“Happy” med student dies by suicide—due to perfectionism and loneliness

Nine years ago today my friend’s “happy” daughter died by suicide—due to perfectionism and loneliness. In her mother’s words:

“Dear Pamela, On 4-11-13, I lost my 23-year-old, brilliant daughter Kaitlyn Elkins to suicide. She was just beginning her 3rd year of medical school at Wake Forest School of Medicine in Winston-Salem, NC. Saying we were and still are devastated is a great understatement, but another thing was the absolute shock as we thought she was one of the happiest people on this earth. She was sweet, brilliant, gifted in all academics as well as an artist, poet and writer, and marathon runner. And she never, ever in her whole life showed her depression to us (her parents) or her friends except she did tell her last boyfriend that she was depressed at times, but she told him we knew….we didn’t. I think she told him that so he would not tell us.

She was highly functional until the last day of her life, going to great lengths to plan her suicide and did it like a well-planned school project. She was doing very well in med school. She left us a two-page suicide note, as well as one to four of her friends and one to her sister. In it she told us she had been depressed all her life but hid it from us to protect us from it and to protect herself from it. She said she could not explain why she never sought help. She said she was exhausted from the weight of her depression and this is what made sense to her.

She always told us she loved medical school. I’m not sure, but since she said she had been depressed all her life, maybe medical school added so much stress that it made her depression worse. I think she never asked for help due to the stigma and she was a perfectionist and did not want to be seen as weak. She had to know, as well as I know, that depression is an illness, not a weakness and can be treated. But for whatever reason, she did not seek treatment.

She was an introvert, but did have close friends, but I don’t think she had any in medical school. Whenever I asked if she had any friends in med school she said that no, that mostly everyone went their own way. I did not worry about this, but in hindsight I think she felt lonely and isolated.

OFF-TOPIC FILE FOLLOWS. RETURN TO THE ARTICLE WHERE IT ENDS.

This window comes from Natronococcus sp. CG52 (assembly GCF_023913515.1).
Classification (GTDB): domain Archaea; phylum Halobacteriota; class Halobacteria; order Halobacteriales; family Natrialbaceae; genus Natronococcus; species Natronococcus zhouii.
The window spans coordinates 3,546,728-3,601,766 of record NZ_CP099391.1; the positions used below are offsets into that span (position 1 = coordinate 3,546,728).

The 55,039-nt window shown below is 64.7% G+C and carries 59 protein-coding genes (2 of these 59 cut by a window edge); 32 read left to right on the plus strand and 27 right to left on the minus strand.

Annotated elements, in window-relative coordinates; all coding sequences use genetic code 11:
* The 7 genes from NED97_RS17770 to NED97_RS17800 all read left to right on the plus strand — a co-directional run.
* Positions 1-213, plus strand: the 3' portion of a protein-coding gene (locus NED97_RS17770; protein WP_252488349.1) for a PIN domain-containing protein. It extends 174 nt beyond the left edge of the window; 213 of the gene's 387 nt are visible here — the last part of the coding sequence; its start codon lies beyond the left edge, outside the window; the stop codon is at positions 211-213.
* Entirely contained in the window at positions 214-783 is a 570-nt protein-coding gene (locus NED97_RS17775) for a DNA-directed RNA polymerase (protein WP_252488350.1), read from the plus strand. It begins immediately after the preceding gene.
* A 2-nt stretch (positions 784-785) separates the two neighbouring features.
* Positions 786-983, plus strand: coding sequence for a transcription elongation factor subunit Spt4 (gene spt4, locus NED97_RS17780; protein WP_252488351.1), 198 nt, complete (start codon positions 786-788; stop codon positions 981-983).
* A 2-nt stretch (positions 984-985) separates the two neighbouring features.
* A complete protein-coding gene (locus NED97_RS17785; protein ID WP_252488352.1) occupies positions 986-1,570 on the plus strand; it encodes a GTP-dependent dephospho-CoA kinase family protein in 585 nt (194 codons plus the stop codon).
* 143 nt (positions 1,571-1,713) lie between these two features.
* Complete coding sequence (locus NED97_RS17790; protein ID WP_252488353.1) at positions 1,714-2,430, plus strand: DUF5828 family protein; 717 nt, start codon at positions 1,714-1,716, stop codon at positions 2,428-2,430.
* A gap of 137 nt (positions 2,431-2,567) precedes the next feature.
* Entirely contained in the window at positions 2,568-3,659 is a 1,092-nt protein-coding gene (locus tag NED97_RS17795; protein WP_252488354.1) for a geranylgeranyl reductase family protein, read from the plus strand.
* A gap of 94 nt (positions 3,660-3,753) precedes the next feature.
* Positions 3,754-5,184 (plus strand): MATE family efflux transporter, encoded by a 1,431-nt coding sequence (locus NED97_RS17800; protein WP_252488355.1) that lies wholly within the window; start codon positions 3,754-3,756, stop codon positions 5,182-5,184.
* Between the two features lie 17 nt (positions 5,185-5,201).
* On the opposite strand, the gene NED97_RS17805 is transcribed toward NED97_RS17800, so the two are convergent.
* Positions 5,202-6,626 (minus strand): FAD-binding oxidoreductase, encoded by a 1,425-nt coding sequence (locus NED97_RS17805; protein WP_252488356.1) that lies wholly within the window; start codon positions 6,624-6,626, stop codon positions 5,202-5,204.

I had no idea that depression and suicide rates were so high in med students as well as MDs until she died. I think as a child she must have suffered existential depression that so many gifted children suffer. Feeling alone because no one thinks as deeply as most people their age do, though I did not even know what existential depression was then, but only since I have researched since her death.

Med schools and the medical profession needs to put more emphasis on mental health of their students and colleagues. They need to make it so no one fears losing their license by admitting they need help and getting it.

I wrote a book after my daughter died about these things which I hoped would shed light on these things to people that need to hear it. I am so glad you are bringing attention to this topic. I wish you continued success with this and maybe we won’t lose as many brilliant med students and physicians that could have lived on and made a wonderful impact in our world.”

* * *

I spoke to Rhonda often. We became friends after her daughter’s suicide. Then Rhonda took her own life one year later—the same night I was honoring Kaitlyn and reading excerpts from Rhonda’s book at my talk How to graduate medical school without killing yourself. When I called to tell Rhonda we got a standing ovation, she never answered. The next morning I found out she had taken her life just like her daughter. Her last email:

“Pamela, thank you so much for your article. It was very informative. All I could think about was no wonder Kaitlyn was depressed. All I know is that by the time she killed herself and had two years of medical school under her belt, she thought she was ‘a fake, lazy and would wind up disappointing everyone.’ I don’t even know how to feel about her medical school anymore. Did it kill her? Would she have killed herself no matter what her course of study? I just don’t know. It certainly didn’t make things better . . .Thank you for keeping her picture near you. That makes me feel good. Kaitlyn would want to help all she can and so her spirit is with you often.”